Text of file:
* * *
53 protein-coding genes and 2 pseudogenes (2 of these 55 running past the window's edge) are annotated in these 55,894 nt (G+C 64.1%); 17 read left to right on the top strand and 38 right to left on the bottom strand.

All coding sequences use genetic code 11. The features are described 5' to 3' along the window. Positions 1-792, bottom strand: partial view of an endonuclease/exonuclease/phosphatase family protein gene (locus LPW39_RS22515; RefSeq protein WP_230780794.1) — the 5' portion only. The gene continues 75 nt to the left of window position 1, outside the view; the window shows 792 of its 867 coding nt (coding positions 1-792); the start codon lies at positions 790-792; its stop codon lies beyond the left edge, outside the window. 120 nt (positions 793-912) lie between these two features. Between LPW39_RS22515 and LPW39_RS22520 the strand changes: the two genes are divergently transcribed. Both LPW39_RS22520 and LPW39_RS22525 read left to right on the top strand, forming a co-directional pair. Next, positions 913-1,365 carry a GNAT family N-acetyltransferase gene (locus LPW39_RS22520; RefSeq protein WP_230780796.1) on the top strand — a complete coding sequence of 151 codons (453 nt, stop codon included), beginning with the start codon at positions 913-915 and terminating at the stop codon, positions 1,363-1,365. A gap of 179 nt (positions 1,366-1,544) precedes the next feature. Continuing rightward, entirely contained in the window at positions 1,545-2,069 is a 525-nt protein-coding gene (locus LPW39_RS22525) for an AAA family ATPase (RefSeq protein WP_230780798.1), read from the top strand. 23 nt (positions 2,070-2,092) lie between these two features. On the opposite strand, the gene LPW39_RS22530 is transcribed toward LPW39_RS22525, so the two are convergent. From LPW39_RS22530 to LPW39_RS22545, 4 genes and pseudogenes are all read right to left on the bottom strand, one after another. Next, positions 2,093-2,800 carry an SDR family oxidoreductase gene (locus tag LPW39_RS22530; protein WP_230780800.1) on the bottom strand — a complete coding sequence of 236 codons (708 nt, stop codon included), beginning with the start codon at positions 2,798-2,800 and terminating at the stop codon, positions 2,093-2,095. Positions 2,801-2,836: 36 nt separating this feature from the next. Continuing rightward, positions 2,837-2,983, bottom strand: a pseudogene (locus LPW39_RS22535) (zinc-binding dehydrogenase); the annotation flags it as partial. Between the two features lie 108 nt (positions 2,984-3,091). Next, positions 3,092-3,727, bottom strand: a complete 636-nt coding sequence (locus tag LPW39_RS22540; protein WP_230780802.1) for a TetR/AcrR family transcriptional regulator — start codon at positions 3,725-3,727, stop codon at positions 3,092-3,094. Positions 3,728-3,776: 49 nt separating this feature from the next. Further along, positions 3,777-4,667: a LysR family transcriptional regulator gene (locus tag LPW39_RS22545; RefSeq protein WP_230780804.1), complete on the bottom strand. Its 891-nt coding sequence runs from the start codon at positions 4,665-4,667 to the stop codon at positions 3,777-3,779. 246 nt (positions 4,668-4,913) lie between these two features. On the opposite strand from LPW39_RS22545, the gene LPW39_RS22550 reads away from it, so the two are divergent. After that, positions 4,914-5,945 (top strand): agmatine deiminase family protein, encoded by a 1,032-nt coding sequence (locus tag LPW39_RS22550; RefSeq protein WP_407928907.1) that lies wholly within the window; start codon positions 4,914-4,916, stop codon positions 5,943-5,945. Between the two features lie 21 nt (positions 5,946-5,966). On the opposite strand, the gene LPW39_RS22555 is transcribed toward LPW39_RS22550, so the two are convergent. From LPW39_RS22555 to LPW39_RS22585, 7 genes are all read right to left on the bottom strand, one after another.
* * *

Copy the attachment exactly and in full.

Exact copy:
53 protein-coding genes and 2 pseudogenes (2 of these 55 running past the window's edge) are annotated in these 55,894 nt (G+C 64.1%); 17 read left to right on the top strand and 38 right to left on the bottom strand.

All coding sequences use genetic code 11. The features are described 5' to 3' along the window. Positions 1-792, bottom strand: partial view of an endonuclease/exonuclease/phosphatase family protein gene (locus LPW39_RS22515; RefSeq protein WP_230780794.1) — the 5' portion only. The gene continues 75 nt to the left of window position 1, outside the view; the window shows 792 of its 867 coding nt (coding positions 1-792); the start codon lies at positions 790-792; its stop codon lies beyond the left edge, outside the window. 120 nt (positions 793-912) lie between these two features. Between LPW39_RS22515 and LPW39_RS22520 the strand changes: the two genes are divergently transcribed. Both LPW39_RS22520 and LPW39_RS22525 read left to right on the top strand, forming a co-directional pair. Next, positions 913-1,365 carry a GNAT family N-acetyltransferase gene (locus LPW39_RS22520; RefSeq protein WP_230780796.1) on the top strand — a complete coding sequence of 151 codons (453 nt, stop codon included), beginning with the start codon at positions 913-915 and terminating at the stop codon, positions 1,363-1,365. A gap of 179 nt (positions 1,366-1,544) precedes the next feature. Continuing rightward, entirely contained in the window at positions 1,545-2,069 is a 525-nt protein-coding gene (locus LPW39_RS22525) for an AAA family ATPase (RefSeq protein WP_230780798.1), read from the top strand. 23 nt (positions 2,070-2,092) lie between these two features. On the opposite strand, the gene LPW39_RS22530 is transcribed toward LPW39_RS22525, so the two are convergent. From LPW39_RS22530 to LPW39_RS22545, 4 genes and pseudogenes are all read right to left on the bottom strand, one after another. Next, positions 2,093-2,800 carry an SDR family oxidoreductase gene (locus tag LPW39_RS22530; protein WP_230780800.1) on the bottom strand — a complete coding sequence of 236 codons (708 nt, stop codon included), beginning with the start codon at positions 2,798-2,800 and terminating at the stop codon, positions 2,093-2,095. Positions 2,801-2,836: 36 nt separating this feature from the next. Continuing rightward, positions 2,837-2,983, bottom strand: a pseudogene (locus LPW39_RS22535) (zinc-binding dehydrogenase); the annotation flags it as partial. Between the two features lie 108 nt (positions 2,984-3,091). Next, positions 3,092-3,727, bottom strand: a complete 636-nt coding sequence (locus tag LPW39_RS22540; protein WP_230780802.1) for a TetR/AcrR family transcriptional regulator — start codon at positions 3,725-3,727, stop codon at positions 3,092-3,094. Positions 3,728-3,776: 49 nt separating this feature from the next. Further along, positions 3,777-4,667: a LysR family transcriptional regulator gene (locus tag LPW39_RS22545; RefSeq protein WP_230780804.1), complete on the bottom strand. Its 891-nt coding sequence runs from the start codon at positions 4,665-4,667 to the stop codon at positions 3,777-3,779. 246 nt (positions 4,668-4,913) lie between these two features. On the opposite strand from LPW39_RS22545, the gene LPW39_RS22550 reads away from it, so the two are divergent. After that, positions 4,914-5,945 (top strand): agmatine deiminase family protein, encoded by a 1,032-nt coding sequence (locus tag LPW39_RS22550; RefSeq protein WP_407928907.1) that lies wholly within the window; start codon positions 4,914-4,916, stop codon positions 5,943-5,945. Between the two features lie 21 nt (positions 5,946-5,966). On the opposite strand, the gene LPW39_RS22555 is transcribed toward LPW39_RS22550, so the two are convergent. From LPW39_RS22555 to LPW39_RS22585, 7 genes are all read right to left on the bottom strand, one after another.